The professional facilities at Arizona Sunrays include a massive gym filled with a range of gymnastics equipment, an area for preschool-age children with preschool-sized equipment, and a dance studio. During Kids Night Out, a highly trained staff will ensure that each child has the best instruction while enjoying diverse physical-education activities. Kids Night Out is subject to availability, so call ahead to reserve a spot. Parents or guardians must sign a release form.
Big cat Terry Schmoyer and his grooving kittens pound Fatcat Ballroom and Dance Company’s 5,800-square-foot floating hardwood floor with a variety of dance styles. Friday and Saturday group lessons begin at 7:30 p.m. each night, tangoing, waltzing, and swinging along for 45 minutes. The first class covers basic steps, and the second half works through more challenging dance patterns and introduces basic levitation. The Saturday-night party rewards class graduates with three hours of lively music, snacks, and ample space to practice new moves. Three 60-minute private lessons furnish solo shakers with in-depth technical instruction. Whether quickstepping through the foxtrot or preparing jaw muscles to clench rose stems throughout an extended tango, students easily gain and retain formal elegance thanks to traditional long-form teaching methods.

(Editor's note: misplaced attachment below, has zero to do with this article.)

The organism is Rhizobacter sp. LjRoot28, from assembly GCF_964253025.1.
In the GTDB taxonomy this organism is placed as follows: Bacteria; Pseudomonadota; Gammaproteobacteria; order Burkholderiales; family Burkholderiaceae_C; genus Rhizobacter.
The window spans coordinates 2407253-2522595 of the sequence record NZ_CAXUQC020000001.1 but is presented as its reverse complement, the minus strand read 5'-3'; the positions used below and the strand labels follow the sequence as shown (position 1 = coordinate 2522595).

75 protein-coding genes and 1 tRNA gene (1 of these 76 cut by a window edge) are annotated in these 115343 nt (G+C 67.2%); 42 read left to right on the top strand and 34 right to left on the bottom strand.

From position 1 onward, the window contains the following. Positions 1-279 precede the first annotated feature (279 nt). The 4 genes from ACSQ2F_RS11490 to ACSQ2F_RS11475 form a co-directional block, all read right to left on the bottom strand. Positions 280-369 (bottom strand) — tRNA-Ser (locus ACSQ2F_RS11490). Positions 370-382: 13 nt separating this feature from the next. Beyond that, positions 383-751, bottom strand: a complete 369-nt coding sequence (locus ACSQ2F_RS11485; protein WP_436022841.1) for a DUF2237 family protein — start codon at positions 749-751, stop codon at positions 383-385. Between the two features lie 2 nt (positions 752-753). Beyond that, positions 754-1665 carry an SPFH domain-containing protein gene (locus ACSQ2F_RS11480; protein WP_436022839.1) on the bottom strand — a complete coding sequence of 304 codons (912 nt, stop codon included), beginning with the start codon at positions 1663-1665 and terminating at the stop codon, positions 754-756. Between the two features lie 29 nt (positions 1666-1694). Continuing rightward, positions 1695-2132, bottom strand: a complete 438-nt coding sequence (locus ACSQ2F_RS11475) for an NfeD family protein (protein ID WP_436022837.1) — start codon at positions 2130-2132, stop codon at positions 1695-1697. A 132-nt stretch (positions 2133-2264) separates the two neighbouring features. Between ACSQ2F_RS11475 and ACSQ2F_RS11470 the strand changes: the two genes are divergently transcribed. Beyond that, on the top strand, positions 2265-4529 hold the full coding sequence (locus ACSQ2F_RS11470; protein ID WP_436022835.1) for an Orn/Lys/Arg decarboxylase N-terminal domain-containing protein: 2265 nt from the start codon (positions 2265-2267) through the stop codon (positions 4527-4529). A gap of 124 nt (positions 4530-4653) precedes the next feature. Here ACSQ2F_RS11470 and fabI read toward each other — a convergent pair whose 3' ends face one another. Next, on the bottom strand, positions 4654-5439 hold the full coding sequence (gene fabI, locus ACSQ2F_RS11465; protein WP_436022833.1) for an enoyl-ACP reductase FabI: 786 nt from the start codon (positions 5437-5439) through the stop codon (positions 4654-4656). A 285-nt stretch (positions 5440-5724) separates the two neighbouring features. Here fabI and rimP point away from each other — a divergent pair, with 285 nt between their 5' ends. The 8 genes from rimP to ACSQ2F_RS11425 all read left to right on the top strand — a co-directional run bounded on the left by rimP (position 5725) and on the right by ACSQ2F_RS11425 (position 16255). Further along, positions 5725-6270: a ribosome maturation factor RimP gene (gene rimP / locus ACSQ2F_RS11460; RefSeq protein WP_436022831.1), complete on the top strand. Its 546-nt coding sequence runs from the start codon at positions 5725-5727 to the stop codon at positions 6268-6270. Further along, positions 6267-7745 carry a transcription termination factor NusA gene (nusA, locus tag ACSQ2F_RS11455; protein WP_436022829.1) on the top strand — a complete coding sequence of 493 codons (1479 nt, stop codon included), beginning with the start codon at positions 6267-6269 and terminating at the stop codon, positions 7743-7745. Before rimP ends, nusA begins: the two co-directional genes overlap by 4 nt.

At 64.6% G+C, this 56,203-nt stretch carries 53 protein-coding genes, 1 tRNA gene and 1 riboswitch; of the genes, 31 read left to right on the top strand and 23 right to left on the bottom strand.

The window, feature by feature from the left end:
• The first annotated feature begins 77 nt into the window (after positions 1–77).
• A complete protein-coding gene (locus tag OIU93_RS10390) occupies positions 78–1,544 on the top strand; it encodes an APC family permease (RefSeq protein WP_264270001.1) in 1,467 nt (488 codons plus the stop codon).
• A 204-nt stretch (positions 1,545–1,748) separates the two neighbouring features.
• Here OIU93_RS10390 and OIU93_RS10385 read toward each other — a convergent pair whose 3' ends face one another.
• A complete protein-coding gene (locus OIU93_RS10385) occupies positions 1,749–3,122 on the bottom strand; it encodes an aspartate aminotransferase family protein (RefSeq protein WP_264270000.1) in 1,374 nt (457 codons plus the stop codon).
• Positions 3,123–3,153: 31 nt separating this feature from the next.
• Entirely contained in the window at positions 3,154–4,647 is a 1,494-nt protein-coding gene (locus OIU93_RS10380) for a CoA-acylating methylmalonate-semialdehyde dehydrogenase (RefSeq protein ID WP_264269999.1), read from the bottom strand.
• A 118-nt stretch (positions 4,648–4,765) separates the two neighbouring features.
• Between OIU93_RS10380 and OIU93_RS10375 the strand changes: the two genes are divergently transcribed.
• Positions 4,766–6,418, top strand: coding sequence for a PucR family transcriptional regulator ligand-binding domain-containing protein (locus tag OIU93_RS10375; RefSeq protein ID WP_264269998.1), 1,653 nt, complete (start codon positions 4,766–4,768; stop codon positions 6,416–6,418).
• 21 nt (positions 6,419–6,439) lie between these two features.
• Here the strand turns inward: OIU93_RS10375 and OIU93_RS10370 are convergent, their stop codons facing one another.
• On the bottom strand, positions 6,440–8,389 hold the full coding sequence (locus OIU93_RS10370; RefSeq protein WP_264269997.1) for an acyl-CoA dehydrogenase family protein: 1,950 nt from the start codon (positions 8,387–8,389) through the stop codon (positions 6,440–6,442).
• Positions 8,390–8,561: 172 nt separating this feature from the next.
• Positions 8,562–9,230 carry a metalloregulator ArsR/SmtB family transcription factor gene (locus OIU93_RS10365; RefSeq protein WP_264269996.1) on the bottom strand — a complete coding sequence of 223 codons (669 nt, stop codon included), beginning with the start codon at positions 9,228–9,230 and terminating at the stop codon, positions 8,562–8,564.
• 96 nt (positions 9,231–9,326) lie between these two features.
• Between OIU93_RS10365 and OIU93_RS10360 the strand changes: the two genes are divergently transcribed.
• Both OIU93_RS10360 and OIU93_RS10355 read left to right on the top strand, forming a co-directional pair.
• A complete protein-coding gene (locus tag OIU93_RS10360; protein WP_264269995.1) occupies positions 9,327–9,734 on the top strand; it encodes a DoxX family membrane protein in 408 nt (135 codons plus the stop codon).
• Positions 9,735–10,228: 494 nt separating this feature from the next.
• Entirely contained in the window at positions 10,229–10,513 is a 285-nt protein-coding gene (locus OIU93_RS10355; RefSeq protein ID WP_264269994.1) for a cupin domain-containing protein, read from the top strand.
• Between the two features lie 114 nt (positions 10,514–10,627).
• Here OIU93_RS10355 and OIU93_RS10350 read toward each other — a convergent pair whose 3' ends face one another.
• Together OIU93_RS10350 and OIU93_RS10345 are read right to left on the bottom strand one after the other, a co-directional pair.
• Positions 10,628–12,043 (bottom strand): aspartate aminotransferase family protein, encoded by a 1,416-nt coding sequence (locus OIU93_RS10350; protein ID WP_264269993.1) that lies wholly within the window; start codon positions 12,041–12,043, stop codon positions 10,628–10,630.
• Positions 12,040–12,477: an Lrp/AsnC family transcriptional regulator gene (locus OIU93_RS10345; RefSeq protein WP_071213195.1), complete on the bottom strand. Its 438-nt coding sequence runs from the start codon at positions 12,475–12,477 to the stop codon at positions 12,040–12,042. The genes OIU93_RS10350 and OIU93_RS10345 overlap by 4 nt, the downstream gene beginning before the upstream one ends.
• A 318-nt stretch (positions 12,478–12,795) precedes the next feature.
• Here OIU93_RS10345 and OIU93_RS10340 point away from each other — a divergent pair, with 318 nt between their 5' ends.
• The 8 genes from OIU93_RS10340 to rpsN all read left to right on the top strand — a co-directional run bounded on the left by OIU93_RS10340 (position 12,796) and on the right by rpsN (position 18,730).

Studio manager, instructor, and musician Michael Jewell lives through rhythm. He sought ballroom dance as another means to express himself through music, and throughout more than a decade of mastering fancy footwork, he’s come to truly believe that anyone can learn to dance. That’s why he and his team of instructors welcome singles and couples of any experience level to their slate-blue studio's gleaming floors. They teach swing, latin, ballroom, and two-step styles in group and private lessons, and host biweekly social parties, during which students can show off their newly acquired grooves while mingling with other dancers. The instructors also take their students on group trips and “Out On The Towns,” where they can practice their moves in public settings, rather than putting on more performances in their bedrooms for audiences of teddy bears.